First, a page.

“Developed economies must lead by example and honour the $100 billion climate pledge made 14 years ago at COP15 in Copenhagen.

“Governments should also mobilise private finance by implementing transition policies and creating a sound and stable framework to attract capital flows at the national and global level,” Lagarde said in Paris.

Poor advancement of partnership and collaboration has also been a stumbling block in tackling climate change.

Rich countries such as the US, China, the UK and countries within the EU, that contribute over 80 per cent of greenhouse gas emissions, seem to have devised a tactic of finding their personal climate solutions.

Sadly, experts warn that developing nations, especially in Africa, the Caribbeans and Asia, are the hardest hit by the impact of climate change.

For instance, in spite of being responsible for a mere 3 per cent of greenhouse gas emissions, countries in Africa are predicted to bear a disproportionate share of its impact.

In The State of the Climate in Africa 2021 report, World Meteorological Organisation (WMO) warned that climate change spells doom for Africa.

“Water stress and hazards like withering droughts and devastating floods are hitting African communities, economies and ecosystems hard.

“Rainfall patterns are disrupted; glaciers are disappearing and key lakes are shrinking. Rising water demand combined with limited and unpredictable supplies threatens to aggravate conflict and displacement.”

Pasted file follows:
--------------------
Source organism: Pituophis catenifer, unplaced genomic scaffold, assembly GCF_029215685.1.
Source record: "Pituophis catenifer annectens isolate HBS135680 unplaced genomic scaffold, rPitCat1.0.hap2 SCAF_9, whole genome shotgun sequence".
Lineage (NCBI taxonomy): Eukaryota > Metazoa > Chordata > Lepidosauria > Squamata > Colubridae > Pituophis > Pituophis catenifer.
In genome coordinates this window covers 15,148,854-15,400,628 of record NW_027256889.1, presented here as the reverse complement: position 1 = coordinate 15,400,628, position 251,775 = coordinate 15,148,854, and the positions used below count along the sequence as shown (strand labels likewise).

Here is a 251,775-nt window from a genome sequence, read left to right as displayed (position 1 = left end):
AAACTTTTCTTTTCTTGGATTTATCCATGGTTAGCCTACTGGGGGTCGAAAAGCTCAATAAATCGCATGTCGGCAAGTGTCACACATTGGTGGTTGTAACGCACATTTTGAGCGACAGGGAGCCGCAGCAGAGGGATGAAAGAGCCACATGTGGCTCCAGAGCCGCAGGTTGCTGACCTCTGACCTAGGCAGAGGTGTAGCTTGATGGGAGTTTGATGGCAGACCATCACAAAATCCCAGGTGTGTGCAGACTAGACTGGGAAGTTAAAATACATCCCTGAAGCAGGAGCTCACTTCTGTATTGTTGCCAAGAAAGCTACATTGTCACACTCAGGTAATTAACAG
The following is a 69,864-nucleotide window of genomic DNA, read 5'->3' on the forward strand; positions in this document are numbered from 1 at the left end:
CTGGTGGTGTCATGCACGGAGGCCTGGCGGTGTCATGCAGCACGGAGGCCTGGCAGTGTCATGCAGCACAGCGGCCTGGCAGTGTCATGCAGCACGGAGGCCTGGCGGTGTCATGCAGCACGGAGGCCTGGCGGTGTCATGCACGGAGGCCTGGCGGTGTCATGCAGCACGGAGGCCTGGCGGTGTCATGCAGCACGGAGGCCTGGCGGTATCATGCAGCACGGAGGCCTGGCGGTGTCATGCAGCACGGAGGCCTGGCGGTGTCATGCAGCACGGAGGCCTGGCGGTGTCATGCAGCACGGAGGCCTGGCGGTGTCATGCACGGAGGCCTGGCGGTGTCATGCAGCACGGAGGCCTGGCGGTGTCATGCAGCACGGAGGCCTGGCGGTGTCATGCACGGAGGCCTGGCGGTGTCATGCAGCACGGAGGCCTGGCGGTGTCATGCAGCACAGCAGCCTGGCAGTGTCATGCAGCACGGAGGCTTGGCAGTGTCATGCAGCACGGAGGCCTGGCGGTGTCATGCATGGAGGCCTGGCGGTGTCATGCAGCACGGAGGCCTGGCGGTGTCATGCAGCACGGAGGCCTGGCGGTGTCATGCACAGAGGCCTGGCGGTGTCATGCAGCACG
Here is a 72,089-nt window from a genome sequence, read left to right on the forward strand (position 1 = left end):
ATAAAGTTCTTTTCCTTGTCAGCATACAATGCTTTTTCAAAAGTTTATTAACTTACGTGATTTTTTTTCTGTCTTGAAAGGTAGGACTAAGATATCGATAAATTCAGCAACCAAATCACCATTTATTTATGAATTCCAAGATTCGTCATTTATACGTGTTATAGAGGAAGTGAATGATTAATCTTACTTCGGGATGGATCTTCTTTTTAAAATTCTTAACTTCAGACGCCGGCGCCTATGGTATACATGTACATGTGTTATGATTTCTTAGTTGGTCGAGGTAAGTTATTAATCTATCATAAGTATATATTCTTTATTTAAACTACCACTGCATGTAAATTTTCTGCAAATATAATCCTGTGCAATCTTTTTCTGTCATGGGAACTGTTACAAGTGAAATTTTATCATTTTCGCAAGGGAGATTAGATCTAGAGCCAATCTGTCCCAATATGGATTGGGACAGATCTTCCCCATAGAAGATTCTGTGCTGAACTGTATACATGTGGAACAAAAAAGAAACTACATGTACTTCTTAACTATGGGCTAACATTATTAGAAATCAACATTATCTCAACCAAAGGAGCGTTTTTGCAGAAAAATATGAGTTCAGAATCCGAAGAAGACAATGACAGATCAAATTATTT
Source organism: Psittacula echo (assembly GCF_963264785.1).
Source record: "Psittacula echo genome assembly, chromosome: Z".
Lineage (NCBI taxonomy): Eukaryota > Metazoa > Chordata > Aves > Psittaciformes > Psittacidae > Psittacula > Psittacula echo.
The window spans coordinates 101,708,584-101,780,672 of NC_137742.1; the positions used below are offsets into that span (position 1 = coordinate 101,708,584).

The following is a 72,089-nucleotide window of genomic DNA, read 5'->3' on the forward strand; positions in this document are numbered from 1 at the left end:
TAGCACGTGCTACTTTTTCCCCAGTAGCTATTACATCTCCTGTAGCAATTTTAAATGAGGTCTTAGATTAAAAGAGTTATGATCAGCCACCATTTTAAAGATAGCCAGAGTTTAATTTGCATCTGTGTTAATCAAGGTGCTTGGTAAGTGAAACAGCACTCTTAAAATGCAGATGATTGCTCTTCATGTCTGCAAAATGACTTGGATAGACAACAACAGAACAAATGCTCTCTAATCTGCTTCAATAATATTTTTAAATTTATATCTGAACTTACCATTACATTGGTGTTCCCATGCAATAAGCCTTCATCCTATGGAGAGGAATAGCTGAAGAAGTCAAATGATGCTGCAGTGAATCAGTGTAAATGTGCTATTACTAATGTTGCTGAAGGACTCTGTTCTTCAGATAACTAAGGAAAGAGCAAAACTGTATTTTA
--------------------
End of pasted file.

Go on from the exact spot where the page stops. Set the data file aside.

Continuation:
It is, therefore, important for developed countries to listen to the appeal of Sir David Frederick Attenborough, broadcaster and climate activist, who famously said:

“If working apart we are a force powerful enough to destabilise our planet, surely working together we are powerful enough to save it.”

And part of working together must include climate justice for the most vulnerable countries, especially in Africa.

The University of California Centre for Climate Justice says the concept of climate justice connects the climate crisis to the social, racial and environmental issues in which it is deeply entangled.

The concept also recognises the disproportionate impacts of climate change on low-income communities around the world, the people and places least responsible for the problem.

In September 2022, Reuters reported that African leaders called for their counterparts from richer, polluting nations to increase funding for projects to help them adapt to climate change.

It said countries on the continent were seeking to raise $25 billion in investments in the next three years for adaptation projects, including improving agricultural resilience and updating infrastructure.

The African Development Bank (AfDB) also came up with a funding solution that would enable rich countries to reallocate part of their Special Drawing Rights (SDR) to low-income countries through multilateral development banks.

The bank said such reallocation would help fund the Africa Adaptation Acceleration Programme to help rebuild livelihoods and boost resistance to the impact of climate change.

However, experts say addressing climate injustice should not be about financial assistance alone, but that collaboration and adaptation are also important components.

The ultimate meaning of climate justice to African nationsis captured in Macron’s first pillar: “No country should have to choose between fighting poverty and protecting the planet.”

By Kayode Adebiyi, News Agency of Nigeria (NAN)